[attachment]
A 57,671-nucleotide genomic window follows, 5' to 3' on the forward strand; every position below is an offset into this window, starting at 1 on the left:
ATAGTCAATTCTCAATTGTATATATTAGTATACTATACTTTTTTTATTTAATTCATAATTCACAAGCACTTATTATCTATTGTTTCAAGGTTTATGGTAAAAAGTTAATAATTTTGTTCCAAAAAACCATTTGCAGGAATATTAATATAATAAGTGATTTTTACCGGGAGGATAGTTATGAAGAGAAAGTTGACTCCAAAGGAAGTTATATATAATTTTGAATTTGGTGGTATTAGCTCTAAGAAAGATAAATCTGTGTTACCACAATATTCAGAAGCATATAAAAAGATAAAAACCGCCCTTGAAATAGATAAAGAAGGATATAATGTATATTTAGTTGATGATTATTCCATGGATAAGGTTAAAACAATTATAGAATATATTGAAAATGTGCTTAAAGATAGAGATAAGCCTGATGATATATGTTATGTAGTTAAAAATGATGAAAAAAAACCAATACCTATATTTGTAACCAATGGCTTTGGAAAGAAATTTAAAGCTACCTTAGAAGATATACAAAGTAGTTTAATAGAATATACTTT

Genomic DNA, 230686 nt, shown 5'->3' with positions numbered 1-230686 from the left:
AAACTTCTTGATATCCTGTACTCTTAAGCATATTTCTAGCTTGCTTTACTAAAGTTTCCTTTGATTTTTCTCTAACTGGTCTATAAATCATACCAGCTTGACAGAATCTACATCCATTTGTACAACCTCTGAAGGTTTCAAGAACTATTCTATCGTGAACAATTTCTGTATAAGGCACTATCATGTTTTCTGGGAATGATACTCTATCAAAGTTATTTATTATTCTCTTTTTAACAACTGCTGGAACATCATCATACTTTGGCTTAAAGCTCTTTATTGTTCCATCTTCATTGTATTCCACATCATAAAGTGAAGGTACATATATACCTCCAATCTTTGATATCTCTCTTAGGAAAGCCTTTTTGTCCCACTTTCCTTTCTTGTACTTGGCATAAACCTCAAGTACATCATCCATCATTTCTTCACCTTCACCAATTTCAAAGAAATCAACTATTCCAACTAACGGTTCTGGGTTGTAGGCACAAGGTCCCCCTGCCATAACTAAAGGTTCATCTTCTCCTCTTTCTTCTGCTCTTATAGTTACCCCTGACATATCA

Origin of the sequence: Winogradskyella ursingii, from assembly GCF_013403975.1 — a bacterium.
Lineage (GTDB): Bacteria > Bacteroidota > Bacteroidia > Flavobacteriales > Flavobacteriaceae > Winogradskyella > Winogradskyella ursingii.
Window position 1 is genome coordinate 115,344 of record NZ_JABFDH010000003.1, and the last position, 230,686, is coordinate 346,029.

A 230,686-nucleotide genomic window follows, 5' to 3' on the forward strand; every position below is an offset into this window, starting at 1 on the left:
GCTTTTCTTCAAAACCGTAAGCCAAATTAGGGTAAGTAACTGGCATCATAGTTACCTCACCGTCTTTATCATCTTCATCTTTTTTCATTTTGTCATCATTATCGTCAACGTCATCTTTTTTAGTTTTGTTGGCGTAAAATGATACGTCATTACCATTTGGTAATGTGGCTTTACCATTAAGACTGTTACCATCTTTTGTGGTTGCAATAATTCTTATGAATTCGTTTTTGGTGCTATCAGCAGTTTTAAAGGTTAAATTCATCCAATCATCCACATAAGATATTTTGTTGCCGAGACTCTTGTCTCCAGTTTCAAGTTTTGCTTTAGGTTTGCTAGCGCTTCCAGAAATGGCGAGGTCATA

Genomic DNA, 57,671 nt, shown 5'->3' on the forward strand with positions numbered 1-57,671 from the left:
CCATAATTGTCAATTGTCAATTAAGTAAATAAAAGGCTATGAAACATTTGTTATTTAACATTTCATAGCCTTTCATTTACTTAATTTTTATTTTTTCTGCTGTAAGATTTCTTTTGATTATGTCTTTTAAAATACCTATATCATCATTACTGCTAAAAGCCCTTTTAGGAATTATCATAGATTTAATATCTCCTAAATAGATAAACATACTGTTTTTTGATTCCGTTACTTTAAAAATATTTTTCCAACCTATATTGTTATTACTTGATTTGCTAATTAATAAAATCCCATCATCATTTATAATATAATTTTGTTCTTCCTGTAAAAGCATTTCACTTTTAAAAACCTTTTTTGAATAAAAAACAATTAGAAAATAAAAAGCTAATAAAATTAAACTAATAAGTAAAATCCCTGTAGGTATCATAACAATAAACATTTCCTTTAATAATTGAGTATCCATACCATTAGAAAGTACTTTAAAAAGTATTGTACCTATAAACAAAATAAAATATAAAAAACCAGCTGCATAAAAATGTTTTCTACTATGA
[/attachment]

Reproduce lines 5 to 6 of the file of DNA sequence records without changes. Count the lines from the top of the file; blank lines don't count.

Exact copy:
Origin of the sequence: Winogradskyella ursingii, from assembly GCF_013403975.1 — a bacterium.
Lineage (GTDB): Bacteria > Bacteroidota > Bacteroidia > Flavobacteriales > Flavobacteriaceae > Winogradskyella > Winogradskyella ursingii.